Guidelines and clinical practice at the primary level of healthcare in patients with type 2 diabetes mellitus with and without kidney disease in five European countries

Eder, S. et al. (2019) Guidelines and clinical practice at the primary level of healthcare in patients with type 2 diabetes mellitus with and without kidney disease in five European countries. Diabetes and Vascular Disease Research, 16(1), pp. 47-56. (doi:10.1177/1479164118795559) (PMID:30238781)

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Abstract

Background: The number of patients with type 2 diabetes mellitus and diabetes mellitus–associated chronic kidney disease varies considerably between countries. Next to differences in genetic as well as life style risk factors, varying practices in medical care delivery might cause this diversity. Method: The PROVALID study recruited 4000 patients with type 2 diabetes mellitus at the primary level of healthcare in five European countries (Austria, Hungary, The Netherlands, Poland and Scotland). Baseline data were used to describe patient characteristics and compare the adherence to ADA (American Diabetes Association) and KDIGO (Kidney Disease: Improving Global Outcomes) guidelines with respect to metabolic and blood pressure control, use of renin–angiotensin system–blocking agents, statins and acetylsalicylic acid between the countries. Results: About 34.8% of the population had evidence of diabetes mellitus–associated chronic kidney disease. The median HbA1c level of the cohort was 6.8% (ranging from 6.5 in Poland to 7.0% in Scotland). Mean blood pressure was 136/79 (±17/10) and significantly higher in subjects with elevated albuminuria. These individuals also were more often treated with renin–angiotensin system–blocking agents (74.1% vs 84.6%), whereas the use of statins was driven by cardiovascular comorbidity. Acetylsalicylic acid was used in only 28.9% subjects. Despite similar cardiovascular comorbidities and renal function, the use of renin–angiotensin system–blocking agents varied significantly between the countries from 66.7% to 87.4%. An even higher variability was observed for patients >40 years of age using statins (39.8%–82.7%) and administration of acetylsalicylic acid in patients older than 50 years (5.2%–43.8%). Conclusion: Our study shows that medical practice in type 2 diabetes mellitus patients with and without renal disease is different in European countries. Longitudinal follow-up will reveal if this diversity affects clinical endpoints.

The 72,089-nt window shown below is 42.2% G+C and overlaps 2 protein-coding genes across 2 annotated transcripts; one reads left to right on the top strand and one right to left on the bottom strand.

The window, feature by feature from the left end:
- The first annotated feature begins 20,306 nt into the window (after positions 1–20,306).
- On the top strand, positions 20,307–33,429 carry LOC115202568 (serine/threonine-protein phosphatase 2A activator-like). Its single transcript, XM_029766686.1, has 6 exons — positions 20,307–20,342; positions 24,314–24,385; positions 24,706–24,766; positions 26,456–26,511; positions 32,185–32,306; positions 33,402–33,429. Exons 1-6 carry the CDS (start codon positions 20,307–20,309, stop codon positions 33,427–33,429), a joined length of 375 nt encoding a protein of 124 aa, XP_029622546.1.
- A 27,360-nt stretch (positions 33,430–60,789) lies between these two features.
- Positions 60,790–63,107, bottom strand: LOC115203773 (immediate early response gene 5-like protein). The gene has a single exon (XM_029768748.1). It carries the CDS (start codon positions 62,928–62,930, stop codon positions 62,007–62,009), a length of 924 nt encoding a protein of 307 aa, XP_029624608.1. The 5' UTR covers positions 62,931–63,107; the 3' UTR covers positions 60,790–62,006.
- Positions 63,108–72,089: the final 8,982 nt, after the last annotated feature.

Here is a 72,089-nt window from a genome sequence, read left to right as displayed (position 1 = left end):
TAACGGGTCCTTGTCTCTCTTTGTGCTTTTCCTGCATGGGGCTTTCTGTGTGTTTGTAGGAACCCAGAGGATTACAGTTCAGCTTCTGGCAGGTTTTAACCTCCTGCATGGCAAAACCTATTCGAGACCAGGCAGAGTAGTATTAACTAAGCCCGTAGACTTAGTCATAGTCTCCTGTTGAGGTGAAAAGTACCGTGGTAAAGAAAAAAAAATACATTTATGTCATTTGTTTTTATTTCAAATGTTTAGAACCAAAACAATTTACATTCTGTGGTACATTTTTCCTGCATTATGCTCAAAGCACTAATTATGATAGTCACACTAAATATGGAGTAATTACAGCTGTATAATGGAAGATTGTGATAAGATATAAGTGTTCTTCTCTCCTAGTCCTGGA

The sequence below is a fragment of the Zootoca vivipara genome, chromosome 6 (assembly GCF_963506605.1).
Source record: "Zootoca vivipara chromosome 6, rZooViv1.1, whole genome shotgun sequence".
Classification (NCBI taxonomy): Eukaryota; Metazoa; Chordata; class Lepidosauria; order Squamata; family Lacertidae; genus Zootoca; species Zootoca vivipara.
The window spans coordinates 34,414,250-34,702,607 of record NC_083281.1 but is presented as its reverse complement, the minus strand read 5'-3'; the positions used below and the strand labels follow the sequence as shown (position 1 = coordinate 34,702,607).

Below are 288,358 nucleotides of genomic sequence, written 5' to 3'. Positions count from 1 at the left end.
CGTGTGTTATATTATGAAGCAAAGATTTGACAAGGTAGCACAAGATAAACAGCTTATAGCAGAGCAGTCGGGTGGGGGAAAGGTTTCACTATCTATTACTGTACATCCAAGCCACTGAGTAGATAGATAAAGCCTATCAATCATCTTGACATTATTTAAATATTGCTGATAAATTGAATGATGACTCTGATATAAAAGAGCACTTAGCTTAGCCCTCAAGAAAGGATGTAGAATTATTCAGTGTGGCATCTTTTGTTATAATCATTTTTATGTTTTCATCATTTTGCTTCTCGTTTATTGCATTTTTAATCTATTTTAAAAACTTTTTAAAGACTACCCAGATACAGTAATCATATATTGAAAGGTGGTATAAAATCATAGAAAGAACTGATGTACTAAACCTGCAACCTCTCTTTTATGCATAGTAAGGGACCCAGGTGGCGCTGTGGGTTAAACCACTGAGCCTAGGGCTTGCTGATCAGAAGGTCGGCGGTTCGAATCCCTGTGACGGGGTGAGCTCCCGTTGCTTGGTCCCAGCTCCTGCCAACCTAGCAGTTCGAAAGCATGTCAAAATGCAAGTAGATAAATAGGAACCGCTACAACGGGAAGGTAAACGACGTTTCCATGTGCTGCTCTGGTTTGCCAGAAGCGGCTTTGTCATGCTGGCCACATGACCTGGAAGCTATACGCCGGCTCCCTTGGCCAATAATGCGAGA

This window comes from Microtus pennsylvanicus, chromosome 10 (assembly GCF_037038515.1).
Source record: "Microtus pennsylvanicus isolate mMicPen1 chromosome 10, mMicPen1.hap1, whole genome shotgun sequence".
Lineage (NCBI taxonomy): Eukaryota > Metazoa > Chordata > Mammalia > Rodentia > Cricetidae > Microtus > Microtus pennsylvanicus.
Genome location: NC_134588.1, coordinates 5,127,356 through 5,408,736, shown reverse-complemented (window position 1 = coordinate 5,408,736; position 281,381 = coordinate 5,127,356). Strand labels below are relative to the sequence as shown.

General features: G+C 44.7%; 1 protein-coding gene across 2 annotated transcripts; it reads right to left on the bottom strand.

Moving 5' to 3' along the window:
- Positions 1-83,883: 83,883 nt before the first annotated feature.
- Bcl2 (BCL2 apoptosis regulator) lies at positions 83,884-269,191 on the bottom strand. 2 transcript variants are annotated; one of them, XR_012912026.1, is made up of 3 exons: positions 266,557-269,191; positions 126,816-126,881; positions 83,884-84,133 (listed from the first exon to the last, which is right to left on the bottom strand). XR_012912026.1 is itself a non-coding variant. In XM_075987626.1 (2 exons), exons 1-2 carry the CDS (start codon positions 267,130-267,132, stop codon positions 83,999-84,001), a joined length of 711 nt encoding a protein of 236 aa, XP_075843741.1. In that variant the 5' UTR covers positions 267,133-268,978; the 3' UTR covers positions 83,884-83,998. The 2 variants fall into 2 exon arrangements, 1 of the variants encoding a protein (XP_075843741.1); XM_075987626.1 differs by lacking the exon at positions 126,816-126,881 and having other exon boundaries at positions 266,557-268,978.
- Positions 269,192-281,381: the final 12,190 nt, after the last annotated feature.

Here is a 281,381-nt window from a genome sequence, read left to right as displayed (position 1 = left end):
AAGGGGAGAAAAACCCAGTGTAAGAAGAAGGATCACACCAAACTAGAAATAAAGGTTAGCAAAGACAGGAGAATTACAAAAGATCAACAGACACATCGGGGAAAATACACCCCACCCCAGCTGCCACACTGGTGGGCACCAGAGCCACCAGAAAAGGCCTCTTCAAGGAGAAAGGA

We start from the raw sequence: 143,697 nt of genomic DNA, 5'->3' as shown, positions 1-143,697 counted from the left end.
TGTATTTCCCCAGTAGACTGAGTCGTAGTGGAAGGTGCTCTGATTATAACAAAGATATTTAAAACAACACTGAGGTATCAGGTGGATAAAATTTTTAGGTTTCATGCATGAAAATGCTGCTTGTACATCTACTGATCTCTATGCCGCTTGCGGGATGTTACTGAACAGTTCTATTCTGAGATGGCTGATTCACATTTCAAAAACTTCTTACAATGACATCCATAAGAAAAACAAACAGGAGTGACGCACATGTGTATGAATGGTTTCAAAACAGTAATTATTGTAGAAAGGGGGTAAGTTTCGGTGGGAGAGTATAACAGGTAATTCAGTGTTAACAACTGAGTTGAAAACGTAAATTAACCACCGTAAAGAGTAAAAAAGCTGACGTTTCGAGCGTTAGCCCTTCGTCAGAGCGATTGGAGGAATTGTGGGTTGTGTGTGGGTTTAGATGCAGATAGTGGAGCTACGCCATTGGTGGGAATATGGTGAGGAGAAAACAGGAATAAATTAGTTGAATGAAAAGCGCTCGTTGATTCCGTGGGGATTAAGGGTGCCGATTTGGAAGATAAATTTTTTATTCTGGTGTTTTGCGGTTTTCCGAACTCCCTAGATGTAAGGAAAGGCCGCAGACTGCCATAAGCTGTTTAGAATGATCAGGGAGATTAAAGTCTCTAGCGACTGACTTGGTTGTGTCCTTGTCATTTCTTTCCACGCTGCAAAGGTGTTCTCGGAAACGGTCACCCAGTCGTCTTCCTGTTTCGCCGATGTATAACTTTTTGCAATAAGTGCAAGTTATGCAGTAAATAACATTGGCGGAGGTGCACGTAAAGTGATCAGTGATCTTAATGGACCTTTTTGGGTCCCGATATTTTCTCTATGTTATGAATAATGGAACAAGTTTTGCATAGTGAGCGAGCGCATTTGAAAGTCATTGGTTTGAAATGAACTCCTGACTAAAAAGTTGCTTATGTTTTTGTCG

Item Type:Articles
Status:Published
Refereed:Yes
Glasgow Author(s) Enlighten ID:Mark, Dr Patrick
Authors: Eder, S., Leierer, J., Kerschbaum, J., Rosivall, L., Wiecek, A., de Zeeuw, D., Mark, P. B., Heinze, G., Rossing, P., Heerspink, H. L., and Mayer, G.
College/School:College of Medical Veterinary and Life Sciences > Institute of Cardiovascular and Medical Sciences
College of Medical Veterinary and Life Sciences > School of Medicine, Dentistry & Nursing
Journal Name:Diabetes and Vascular Disease Research
Publisher:SAGE Publications
ISSN:1479-1641
ISSN (Online):1752-8984
Published Online:21 September 2018
Copyright Holders:Copyright © 2018 The Authors
First Published:First published in Diabetes and Vascular Disease Research 16(1): 47-56
Publisher Policy:Reproduced in accordance with the publisher copyright policy

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Project CodeAward NoProject NamePrincipal InvestigatorFunder's NameFunder RefLead Dept
508901sysKID (PROVALID Study)Alan JardineEuropean Commission (EC)N/ARI CARDIOVASCULAR & MEDICAL SCIENCES